While none of the hills were large, my legs were challenged to muscle the big gear up the hill into the wind with the shorter cranks. There is no doubt that gunis put a new emphasis on strong legs, compared with the egg-beater motion needed to spin ungeared wheels around. I’ve still got a ways to go in this department.

Of course in the real world I could just downshift up these hills, but tonight I suffered, in the name of science.

Wow, nice report Ro. You’re a maniac, and I’m glad I wasn’t with you. I got tired just reading your report.

Next week we should do the same experiment, but with two riders and 8 setups. Since we can switch unis without seat adjustments we could do:

29er, 1:1, 150s
29er, 1:1, 125s
29er, 1:1.5, 150s
29er, 1:1.5, 125s
36er, 1:1, 165s
36er, 1:1, 137s
36er, 1:1.5, 165s
36er, 1:1.5, 137s

I’ll bring my GPS, too, and we could make a total of sixteen(!) graphs.

Sounds good, maybe Monday? I’m off the rest of the week. We should do the shorter, inner-loop, if we’re going to do 8 laps, including 2 with the 1:1 29’er.



It would be interesting too if you (or someone) could compare a 24 in guni in high with a 36 in uni to see if the power loss in the gearing is discernible.

wow, cool idea, I wish I had a 24guni at my disposal to test this. Are there other pairs of different uni setups that have the game TGR?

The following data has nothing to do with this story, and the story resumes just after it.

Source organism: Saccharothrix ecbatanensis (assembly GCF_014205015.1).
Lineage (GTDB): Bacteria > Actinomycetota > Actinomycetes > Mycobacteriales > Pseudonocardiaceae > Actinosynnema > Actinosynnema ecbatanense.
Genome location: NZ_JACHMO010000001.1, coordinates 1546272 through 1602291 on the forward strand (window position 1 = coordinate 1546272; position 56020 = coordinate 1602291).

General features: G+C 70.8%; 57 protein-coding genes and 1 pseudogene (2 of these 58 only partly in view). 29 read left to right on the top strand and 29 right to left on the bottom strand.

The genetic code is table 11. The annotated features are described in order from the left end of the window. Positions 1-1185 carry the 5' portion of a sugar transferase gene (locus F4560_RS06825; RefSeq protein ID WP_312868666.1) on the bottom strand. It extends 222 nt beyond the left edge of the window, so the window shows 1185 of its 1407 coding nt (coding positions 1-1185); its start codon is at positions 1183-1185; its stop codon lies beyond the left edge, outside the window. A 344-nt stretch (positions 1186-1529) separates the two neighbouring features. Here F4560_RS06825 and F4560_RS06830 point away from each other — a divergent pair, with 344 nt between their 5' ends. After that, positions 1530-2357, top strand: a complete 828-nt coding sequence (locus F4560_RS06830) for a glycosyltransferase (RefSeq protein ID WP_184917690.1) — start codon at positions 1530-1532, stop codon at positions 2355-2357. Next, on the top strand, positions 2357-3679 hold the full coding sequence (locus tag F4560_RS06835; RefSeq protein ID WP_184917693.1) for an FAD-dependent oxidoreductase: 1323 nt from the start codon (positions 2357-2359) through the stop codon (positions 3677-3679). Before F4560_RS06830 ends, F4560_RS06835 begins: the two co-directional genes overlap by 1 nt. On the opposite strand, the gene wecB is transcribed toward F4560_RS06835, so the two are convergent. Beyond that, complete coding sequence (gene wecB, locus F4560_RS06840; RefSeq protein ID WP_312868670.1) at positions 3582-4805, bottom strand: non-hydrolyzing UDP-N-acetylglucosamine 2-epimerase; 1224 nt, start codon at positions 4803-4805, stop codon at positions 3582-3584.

Monday, the day after the 2hr muni race?!? Maybe science can wait until the following week.

Nice writeup Ro! The consistency of your heart-rate in high gear is really interesting. It looks a lot like the heart rate of a cyclist getting a good workout (i.e. no sprints or major hills), just pushing a good sized gear over time.

I’m curious about how the 29er guni will look. Do you expect both a lower heart rate and lower speed? Or just lower speed?

Very interesting article. For what it might be worth, I was pondering over which wheel size would best suit different applications, and wrote a couple of scripts to calculate speed and maximum slope. They are rather simplistic, but I think the assumptions are reasonable and they probably give a fair result. I’ve put them online: maximum slope and velocity. They are in Spanish and km/h; if there’s interest, it would be easy to do an English version.

Juan Reyero

This is consistent with my own data tracking; that higher gearing allows for faster speed, at a cost of greater energy output. Basically, being geared makes it possible to push harder.

Maybe I’ll graph my data points; I only have total times, though, not full ride data.

Nice write-up. The findings sound right to me. When I ride a lot in high gear, the extra work my legs do is just extra training, a plus rather than a minus!

It will be interesting to see your next 16 graphs. Man you guys are nerds but then so are we all.

Have fun!


Super cool data. I should do the geared 24" test vs ungeared (or low gear) coker. I need to get a set of 125/150’s for my coker to really do a comparison (or ride my geared 24 with the 150 holes, which is what my KH 36 has).


Meshing Losses

I look forward to reading about this test, I hope you do it. It won’t be that easy to decide if the gear losses are significant because they might amount to something around 1 to 2%. The loss appearing as a reduction in torque. Instead of getting 3/2 times the input speed and 2/3 of the input torque at the wheel, the speed multiple is 3/2 of course, but the torque is reduced by the amount of the losses. The rider has to work slightly harder to compensate.